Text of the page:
Accelerating Civil Proceedings in Croatia
relatively low (less than € 100). From past experience in similar situations, judges are reluctant to impose fines in civil proceedings, and if they use them, the mini- mum amounts are preferred. It can be supposed that a similar practice will continue with respect to the new fines, especially because it will surely be quite a while until the broad legal standard of ‘significant abuses of procedural rights’ will be clarified by case-law and legal theory.45 For a resolute application of the new sanctions, a judge of impeccable ability, will and discipline is needed. In the present circum- stances, this condition will probably not easily be met.
7.3.2 Avoiding vexatious motions on the delegation of court jurisdiction and challenges to judges
In relation to the fight against abuses of procedural rights, a more practical impact may be obtained from some other, minor changes aimed at reducing or disabling some of the delaying tactics which are widespread in practice.
One such change relates to petitions to delegate court jurisdiction (motions to have a case adjudicated by another competent court, e.g., because of reasons of con- venience and costs). Until now, the competent court has been obliged to suspend the proceedings until a decision on such a motion was made by the highest court of the specific branch of that jurisdiction. In practice, this might cause delays of several months due to the case-load of the Supreme Court or the High Commercial Court. As some parties used such a motion only to gain time, new rules provide for the continuation of the trial while these courts decide on such motions.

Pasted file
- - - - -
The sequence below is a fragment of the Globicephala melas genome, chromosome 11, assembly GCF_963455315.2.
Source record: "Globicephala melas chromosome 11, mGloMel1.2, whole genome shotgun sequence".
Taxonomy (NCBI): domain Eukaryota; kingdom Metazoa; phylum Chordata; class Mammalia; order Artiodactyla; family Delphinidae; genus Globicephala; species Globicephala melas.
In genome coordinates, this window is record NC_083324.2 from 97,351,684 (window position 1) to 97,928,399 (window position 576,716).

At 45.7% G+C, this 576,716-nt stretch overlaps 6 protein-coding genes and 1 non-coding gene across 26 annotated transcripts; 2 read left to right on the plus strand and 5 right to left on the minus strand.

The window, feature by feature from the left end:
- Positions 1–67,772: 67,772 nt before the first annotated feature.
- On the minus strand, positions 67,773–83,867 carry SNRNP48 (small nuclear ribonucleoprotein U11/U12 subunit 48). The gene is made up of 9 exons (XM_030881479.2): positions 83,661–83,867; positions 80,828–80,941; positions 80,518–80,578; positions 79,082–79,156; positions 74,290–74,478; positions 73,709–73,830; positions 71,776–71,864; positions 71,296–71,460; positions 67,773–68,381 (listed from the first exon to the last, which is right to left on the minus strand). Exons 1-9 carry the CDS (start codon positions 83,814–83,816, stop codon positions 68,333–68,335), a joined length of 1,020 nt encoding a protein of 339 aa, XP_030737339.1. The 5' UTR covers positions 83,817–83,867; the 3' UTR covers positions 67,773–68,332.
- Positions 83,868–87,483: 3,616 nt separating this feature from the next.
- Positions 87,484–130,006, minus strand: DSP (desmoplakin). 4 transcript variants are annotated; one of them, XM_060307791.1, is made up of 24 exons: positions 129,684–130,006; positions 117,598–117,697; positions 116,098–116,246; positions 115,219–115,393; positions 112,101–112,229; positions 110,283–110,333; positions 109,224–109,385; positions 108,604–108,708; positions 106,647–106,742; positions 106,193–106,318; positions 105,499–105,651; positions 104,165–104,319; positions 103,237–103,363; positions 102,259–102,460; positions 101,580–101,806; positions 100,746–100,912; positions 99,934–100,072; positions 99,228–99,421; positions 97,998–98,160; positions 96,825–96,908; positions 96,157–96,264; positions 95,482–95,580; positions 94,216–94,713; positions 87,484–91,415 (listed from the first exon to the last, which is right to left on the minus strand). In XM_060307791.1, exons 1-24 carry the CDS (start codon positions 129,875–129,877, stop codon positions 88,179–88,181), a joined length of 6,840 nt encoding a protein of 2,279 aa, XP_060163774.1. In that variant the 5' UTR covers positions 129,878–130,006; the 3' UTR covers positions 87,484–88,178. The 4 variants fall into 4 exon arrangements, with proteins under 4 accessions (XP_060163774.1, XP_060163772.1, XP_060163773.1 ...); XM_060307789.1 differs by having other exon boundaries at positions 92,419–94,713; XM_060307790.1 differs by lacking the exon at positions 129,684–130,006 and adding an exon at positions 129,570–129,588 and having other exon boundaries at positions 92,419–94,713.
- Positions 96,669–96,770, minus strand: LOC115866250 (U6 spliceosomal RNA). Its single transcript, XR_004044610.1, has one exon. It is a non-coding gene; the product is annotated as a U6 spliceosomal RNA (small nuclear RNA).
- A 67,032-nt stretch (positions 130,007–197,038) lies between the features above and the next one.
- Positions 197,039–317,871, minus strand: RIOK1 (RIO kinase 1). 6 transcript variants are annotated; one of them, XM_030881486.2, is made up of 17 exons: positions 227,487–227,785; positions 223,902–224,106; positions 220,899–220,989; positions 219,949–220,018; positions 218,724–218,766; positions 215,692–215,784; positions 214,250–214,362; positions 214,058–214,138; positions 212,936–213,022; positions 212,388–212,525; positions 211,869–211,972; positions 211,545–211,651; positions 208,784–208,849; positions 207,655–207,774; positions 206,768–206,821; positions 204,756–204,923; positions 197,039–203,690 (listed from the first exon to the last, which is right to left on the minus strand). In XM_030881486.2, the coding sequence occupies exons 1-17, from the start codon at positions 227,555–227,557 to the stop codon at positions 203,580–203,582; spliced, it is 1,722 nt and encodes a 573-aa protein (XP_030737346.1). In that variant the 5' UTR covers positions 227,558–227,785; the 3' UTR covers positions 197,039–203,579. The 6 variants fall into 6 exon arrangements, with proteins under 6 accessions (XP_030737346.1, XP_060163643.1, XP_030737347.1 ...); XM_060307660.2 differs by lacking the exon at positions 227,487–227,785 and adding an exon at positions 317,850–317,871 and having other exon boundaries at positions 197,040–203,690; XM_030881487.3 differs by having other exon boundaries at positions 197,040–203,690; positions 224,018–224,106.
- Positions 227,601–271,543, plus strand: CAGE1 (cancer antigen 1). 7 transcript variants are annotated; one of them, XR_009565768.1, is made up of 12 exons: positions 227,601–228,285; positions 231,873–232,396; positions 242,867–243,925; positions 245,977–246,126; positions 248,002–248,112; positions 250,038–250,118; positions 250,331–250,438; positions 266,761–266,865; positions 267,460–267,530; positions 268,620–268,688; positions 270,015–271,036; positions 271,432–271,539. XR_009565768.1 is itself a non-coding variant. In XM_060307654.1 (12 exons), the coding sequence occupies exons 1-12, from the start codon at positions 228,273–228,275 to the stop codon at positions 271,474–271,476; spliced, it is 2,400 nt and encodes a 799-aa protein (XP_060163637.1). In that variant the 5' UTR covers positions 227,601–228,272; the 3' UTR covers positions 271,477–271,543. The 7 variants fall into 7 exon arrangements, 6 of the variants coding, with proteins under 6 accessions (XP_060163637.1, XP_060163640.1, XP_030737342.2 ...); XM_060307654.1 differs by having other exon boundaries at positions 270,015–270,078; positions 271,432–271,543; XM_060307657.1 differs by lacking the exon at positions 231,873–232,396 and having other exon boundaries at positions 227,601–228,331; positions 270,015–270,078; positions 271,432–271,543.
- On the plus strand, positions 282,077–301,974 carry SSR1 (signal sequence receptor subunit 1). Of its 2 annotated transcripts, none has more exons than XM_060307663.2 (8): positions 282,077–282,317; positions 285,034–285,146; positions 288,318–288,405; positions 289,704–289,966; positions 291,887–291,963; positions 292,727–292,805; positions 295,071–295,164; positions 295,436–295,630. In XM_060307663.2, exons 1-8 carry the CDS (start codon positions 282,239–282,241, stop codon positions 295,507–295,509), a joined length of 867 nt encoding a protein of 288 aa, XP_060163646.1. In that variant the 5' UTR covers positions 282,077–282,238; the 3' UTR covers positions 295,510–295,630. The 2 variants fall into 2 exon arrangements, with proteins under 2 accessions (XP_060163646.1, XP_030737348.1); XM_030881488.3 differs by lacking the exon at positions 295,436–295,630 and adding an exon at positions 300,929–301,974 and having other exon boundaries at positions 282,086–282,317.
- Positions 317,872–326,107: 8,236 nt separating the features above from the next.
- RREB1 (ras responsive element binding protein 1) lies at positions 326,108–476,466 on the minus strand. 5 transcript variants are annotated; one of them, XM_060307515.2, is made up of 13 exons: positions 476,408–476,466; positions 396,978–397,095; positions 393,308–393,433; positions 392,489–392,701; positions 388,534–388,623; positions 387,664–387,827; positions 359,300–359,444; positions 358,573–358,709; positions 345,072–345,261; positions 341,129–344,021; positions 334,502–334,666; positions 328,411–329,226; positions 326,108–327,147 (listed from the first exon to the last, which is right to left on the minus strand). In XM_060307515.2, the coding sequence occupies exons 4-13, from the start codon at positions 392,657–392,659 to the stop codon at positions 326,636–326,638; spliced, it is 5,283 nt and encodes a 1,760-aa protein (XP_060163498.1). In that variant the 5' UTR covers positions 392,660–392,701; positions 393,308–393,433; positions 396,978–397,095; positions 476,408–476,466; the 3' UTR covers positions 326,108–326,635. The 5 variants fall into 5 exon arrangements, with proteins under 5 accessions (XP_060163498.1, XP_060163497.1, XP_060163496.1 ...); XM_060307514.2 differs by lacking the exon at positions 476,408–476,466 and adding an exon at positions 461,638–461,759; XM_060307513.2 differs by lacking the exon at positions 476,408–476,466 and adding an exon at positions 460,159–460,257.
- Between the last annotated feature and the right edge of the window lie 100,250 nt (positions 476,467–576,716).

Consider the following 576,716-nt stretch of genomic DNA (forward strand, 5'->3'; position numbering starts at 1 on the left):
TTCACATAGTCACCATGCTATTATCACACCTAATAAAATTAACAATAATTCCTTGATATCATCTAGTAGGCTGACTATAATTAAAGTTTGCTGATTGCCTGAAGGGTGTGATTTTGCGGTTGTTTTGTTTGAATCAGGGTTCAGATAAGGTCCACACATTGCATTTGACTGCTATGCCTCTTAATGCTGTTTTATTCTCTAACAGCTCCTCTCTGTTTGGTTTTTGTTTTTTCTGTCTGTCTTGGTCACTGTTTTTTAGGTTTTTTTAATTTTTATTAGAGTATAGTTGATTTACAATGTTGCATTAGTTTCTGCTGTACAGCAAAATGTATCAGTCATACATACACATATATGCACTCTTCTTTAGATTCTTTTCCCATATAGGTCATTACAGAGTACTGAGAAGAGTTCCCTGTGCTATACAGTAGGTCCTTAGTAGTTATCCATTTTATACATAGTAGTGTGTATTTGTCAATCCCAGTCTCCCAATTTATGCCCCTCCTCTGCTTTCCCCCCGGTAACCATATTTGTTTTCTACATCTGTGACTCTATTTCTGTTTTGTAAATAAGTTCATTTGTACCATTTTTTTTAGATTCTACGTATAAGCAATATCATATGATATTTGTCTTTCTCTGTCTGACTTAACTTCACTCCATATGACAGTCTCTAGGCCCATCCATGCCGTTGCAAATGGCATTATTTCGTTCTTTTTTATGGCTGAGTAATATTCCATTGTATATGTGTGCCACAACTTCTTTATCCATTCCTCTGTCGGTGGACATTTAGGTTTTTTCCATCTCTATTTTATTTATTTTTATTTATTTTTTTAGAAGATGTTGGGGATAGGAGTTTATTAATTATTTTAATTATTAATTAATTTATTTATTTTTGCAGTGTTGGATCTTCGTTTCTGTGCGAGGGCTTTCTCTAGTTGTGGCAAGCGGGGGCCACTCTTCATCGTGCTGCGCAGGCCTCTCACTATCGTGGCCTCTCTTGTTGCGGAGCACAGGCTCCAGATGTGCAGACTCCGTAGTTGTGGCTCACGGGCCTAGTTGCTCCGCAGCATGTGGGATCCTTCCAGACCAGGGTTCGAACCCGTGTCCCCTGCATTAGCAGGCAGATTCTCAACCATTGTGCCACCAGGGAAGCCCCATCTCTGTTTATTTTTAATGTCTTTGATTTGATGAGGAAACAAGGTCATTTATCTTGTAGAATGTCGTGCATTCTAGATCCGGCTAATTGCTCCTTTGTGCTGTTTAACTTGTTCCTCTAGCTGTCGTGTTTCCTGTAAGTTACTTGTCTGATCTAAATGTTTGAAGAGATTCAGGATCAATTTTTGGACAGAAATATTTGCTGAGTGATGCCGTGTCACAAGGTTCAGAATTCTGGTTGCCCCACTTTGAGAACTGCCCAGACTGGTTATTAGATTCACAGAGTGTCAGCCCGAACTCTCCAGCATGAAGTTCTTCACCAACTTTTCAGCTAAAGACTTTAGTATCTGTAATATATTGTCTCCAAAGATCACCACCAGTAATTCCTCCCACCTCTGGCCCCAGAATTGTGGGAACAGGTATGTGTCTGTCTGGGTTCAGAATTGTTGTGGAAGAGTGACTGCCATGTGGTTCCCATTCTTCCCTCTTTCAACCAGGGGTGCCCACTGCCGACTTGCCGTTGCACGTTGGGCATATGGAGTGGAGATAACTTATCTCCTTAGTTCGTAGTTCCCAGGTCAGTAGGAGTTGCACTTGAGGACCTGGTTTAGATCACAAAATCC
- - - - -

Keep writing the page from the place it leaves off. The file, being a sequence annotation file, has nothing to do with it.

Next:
The second, similar change excluded ungrounded challenges to judges, or general requests for the exclusion of all the judges of a certain court, or repeated challenges. The judge who is challenged may now exceptionally continue to act if he/she considers that the challenge is manifestly ill-founded and aimed at obstruc- ting the proceedings.46
7.3.3 New rules of delivery
In the opinion of many, one of the most important sources of inefficiency has been inefficient rules and practices relating to the delivery of written communications. Problems in the application of these rules have provided parties with abundant op- portunities to obstruct proceedings by avoiding delivery.
Admittedly, the rules of delivery in the Code of Civil Procedure originated in the nineteenth century. They were better adjusted to rural areas than to the new cir-
All the more so because the concept of the ‘abuse of rights’ is unclear. Some even argue that this term is a contradictio in adiecto, since ‘rights’ refer to actions that are generally permissible and available to parties, and therefore these parties cannot be punished if they make use of them. See ‘Abuse of rights in the Civil Proceedings’, Newsletter of the Forum of the Zagreb Law School, 2002, p. 2 (available at <http://www.zakon.pravo.hr>). Changes to Articles 73 and 74 Code of Civil Procedure. If a petition is manifestly ill-founded and vexatious, the court is also authorized to fine the applicant and rule immediately on the costs incurred by the other party.